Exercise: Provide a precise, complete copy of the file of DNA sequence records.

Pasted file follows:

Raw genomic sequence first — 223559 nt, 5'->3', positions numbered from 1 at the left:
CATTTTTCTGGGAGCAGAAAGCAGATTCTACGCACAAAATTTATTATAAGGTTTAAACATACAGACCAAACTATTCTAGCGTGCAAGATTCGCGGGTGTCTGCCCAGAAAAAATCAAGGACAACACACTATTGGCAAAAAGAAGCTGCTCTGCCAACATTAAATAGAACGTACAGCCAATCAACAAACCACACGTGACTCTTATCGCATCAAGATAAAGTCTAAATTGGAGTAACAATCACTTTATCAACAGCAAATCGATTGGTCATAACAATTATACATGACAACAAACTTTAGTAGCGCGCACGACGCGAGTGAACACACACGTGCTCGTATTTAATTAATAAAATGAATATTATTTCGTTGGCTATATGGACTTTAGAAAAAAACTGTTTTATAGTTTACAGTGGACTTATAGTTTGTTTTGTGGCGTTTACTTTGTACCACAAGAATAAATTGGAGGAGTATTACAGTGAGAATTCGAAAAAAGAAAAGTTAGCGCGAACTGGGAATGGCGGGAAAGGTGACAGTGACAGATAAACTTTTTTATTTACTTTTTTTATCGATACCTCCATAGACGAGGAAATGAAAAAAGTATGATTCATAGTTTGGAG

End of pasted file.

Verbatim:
Raw genomic sequence first — 223559 nt, 5'->3', positions numbered from 1 at the left:
CATTTTTCTGGGAGCAGAAAGCAGATTCTACGCACAAAATTTATTATAAGGTTTAAACATACAGACCAAACTATTCTAGCGTGCAAGATTCGCGGGTGTCTGCCCAGAAAAAATCAAGGACAACACACTATTGGCAAAAAGAAGCTGCTCTGCCAACATTAAATAGAACGTACAGCCAATCAACAAACCACACGTGACTCTTATCGCATCAAGATAAAGTCTAAATTGGAGTAACAATCACTTTATCAACAGCAAATCGATTGGTCATAACAATTATACATGACAACAAACTTTAGTAGCGCGCACGACGCGAGTGAACACACACGTGCTCGTATTTAATTAATAAAATGAATATTATTTCGTTGGCTATATGGACTTTAGAAAAAAACTGTTTTATAGTTTACAGTGGACTTATAGTTTGTTTTGTGGCGTTTACTTTGTACCACAAGAATAAATTGGAGGAGTATTACAGTGAGAATTCGAAAAAAGAAAAGTTAGCGCGAACTGGGAATGGCGGGAAAGGTGACAGTGACAGATAAACTTTTTTATTTACTTTTTTTATCGATACCTCCATAGACGAGGAAATGAAAAAAGTATGATTCATAGTTTGGAG